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[Treating sleeping sickness, Takalafiya, c.1940]



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Showing a woman being given an injection. The photograph is part of a series of British Official photographs (Crown Copyright Reserved) issued under the general title 'Sleeping sickness experiment is pattern for progress in rural Africa'. It has two typewritten captions on the reverse. The first reads: 'At the Takalafiya dispensary this woman victim of sleeping sickness is given intravenous injections of tryparsimide by the sleeping sickness service attendant'. The second reads: 'The British Government is carrying out a successful and interesting experiment in Nigeria, to beat that great menace to African life, Sleeping Sickness. The town of Anchau, centre of the experiment is in the middle of an area ravaged by the disease-carrying Tsetse fly, and the scheme, which will be finished in 1947, has brought a new way of life to many Africans. To combat the Tsetse Fly, is a long process; not only have the African villagers to be educated to a better way of life from the hygiene viewpoint, but, land clearance must be undertaken, whole sections of the community must be moved from the crowded area, and new agricultural methods must be introduced. To do this in many cases involved reading and writing classes for adult villagers. All this work has had to be done by a depleted staff of two instead of the ten Control Officers judged necessary for the job before the war, a District Officer , two entymologists and a well-sinking foreman are carrying the scheme through. When it is finished it will provide a pattern for rural development in Africa'. The photograph was taken circa 1940.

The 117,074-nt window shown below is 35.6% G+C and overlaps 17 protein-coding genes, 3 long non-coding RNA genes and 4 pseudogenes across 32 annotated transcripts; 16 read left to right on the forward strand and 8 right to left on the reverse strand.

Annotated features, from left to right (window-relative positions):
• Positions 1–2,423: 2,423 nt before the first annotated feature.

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Royal Commonwealth Society Library. Cambridge University Library. University of Cambridge.

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